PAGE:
danielle outlaw

Danielle Outlaw, Philly's New Police Commish, Ushers in Culture Change

The 43-year-old, who previously served as chief of the Portland, Ore., Police Bureau and spent 20 years as a cop in Oakland, is expected to shake up the police department

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Police Commissioner Danielle Outlaw, who began her tenure Monday with a pre-dawn tour of district stations, says she asked for lots of information about Philadelphia since her hiring was announced in late December. She has used her recon to get a jumpstart on understanding the problems facing the department and the city.

The commissioner has two sons in college, and when they heard that their mother would be relocating from the West Coast — where she spent her entire career, first in Oakland and then Portland, Ore. — they had only a couple concerns.

"Where do we go for Christmas break and what are you cooking?" she said.

Outlaw faces tough challenges in her new job, including mending the relationship between the community and police, restoring the reputation of officers following a social media scandal last year and dealing with violence and rising homicides.

She already has met with Fraternal Order of Police President John McNesby, and the two are on good terms, according to a City Hall official close to both police leaders.

Her interview on Wednesday with NBC10 was wide-ranging, covering issues like recruiting city residents to become officers and the police department's involvement with a proposed safe injection site for heroin users in Kensington.

Rising violence in Philadelphia

Outlaw said the increase in crime and homicides goes back three years, and a yearslong trend will take a comprehensive approach by the entire department and other agencies to reverse.

"Crime has been surging since 2016. This isn't something that just happened," Outlaw said. "And if anyone thinks that just one person has fixed anything in the past on their own, we setting that one person up for failure."

She said she isn't ready to unveil any specific plans yet to tackle what will be her biggest problem in the months ahead.

Police trust in the community

Outlaw believes strategy and arrests only go so far in gaining the respect of citizens.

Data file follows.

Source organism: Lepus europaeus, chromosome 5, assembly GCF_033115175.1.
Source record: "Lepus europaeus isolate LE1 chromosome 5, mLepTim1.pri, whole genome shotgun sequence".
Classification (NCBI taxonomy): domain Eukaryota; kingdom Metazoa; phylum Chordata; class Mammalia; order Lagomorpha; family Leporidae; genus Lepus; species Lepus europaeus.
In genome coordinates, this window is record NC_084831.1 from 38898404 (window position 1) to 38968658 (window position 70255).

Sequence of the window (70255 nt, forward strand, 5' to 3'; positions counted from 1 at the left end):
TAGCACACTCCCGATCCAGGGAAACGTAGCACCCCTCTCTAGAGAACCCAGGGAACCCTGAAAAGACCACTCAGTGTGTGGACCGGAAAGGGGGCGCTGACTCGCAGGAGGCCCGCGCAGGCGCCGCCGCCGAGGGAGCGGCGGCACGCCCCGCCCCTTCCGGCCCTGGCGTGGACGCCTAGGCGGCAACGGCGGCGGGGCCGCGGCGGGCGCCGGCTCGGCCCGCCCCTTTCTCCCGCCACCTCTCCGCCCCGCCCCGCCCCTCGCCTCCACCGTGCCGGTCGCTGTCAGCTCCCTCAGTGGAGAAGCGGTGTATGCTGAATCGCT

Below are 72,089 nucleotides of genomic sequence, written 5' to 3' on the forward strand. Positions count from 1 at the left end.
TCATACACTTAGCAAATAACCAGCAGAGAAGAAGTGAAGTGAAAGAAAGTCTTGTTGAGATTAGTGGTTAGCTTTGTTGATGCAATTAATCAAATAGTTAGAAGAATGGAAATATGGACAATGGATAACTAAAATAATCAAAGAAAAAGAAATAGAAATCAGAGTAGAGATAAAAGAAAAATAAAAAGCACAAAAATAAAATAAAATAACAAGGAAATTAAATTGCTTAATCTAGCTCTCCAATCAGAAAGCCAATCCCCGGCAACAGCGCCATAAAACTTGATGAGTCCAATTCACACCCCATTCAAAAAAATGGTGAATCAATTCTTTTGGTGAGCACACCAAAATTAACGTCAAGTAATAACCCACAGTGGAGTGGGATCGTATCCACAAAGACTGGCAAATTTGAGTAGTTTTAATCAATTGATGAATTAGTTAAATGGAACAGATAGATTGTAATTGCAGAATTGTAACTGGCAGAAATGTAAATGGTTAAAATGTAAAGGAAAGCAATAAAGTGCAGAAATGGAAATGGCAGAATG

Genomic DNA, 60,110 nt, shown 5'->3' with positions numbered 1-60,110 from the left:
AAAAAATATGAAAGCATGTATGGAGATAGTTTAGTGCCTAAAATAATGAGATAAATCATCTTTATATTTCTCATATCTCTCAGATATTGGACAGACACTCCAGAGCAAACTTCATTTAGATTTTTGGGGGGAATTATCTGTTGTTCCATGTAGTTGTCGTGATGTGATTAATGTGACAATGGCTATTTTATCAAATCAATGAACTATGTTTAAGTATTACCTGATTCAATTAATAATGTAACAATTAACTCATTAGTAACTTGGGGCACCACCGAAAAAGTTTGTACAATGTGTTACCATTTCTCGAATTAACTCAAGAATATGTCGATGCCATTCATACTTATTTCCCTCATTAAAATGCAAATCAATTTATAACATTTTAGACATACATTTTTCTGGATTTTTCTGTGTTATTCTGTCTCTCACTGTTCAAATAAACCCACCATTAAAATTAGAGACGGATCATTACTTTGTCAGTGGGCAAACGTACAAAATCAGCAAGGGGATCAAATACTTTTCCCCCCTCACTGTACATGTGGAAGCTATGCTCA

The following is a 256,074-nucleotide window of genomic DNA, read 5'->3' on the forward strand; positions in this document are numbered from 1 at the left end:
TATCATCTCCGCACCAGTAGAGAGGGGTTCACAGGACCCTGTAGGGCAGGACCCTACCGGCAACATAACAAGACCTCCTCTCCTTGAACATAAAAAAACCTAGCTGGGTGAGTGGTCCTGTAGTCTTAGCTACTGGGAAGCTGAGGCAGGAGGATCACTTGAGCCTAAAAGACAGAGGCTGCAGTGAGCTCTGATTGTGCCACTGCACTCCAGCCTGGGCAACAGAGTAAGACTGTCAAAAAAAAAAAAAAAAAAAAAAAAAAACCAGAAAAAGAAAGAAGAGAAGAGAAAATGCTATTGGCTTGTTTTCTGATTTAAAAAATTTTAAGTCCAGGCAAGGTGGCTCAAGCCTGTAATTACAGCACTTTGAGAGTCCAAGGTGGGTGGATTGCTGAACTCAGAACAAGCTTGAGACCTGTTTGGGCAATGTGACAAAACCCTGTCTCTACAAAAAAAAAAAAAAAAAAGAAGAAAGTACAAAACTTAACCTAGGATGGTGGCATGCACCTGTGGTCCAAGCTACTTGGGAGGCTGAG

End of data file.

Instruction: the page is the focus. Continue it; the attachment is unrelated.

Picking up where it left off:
"We can have all the best strategies. We can enforce. We can be increasingly visible," she said. "But without community input, without community collaboration, we cannot be successful. Or whatever efforts we make won't be sustainable."

She said it's important community members "see us beyond the uniform, see us as human beings."

Outlaw added that the department needs to be able to admit when it, or one of its officers, does something wrong.

From violence in the city to issues in the police department, Philadelphia's new top cop Danielle Outlaw faces several challenges. She spoke about those challenges in a one on one interview with NBC10's Deanna Durante.

Her attraction to the job and the city

The history and traditions of the Philadelphia Police Department were appealing, she said, but so was the feeling she got when she arrived in the city.

"There is a lot of things that this department does really well, and there are also some things we need to get our act together on," Outlaw said. "But it doesn't negate all the wonderful things and the smart and intelligent people that do exist here that are committed to the community."

Safe injection site proposal in Kensington

Every police commissioner candidate was asked about their position on the proposed safe injection site slated for a location in Kensington, according to information obtained by NBC10 through a right-to-know request.

The facility would allow heroin users to shoot up under the supervision of medical staff. Mayor Jim Kenney is a strong supporter. U.S. Attorney William McSwain, the federal prosecutor for Philadelphia, however, is not. He has sued to prevent the facility from opening.

Outlaw said she doesn't yet have a complete answer on her feelings about a safe injection site.

"Some of the smaller petty crimes are driven by substance abuse, which is a health condition," she said. "And a lot of people will tell you that if someone has a problem with their kidneys, they go see a doctor. They're not arrested for it. ... Something has to be done."

"With that said, I don't think that's something that should be driven by the police department," she added. "But if in fact that comes into fruition, our role wouldn't be to criminalize those who utilize those sites, but to make sure the areas around those sites are safe and secure."

Her agenda in the next few days

"It's hitting roll calls. It's meeting our command staff. It's meeting our civilian staff," Outlaw said.

Getting out into the community and the police districts, she said, is "the only way you truly know how policy decisions are affecting the people that are actually doing the work."

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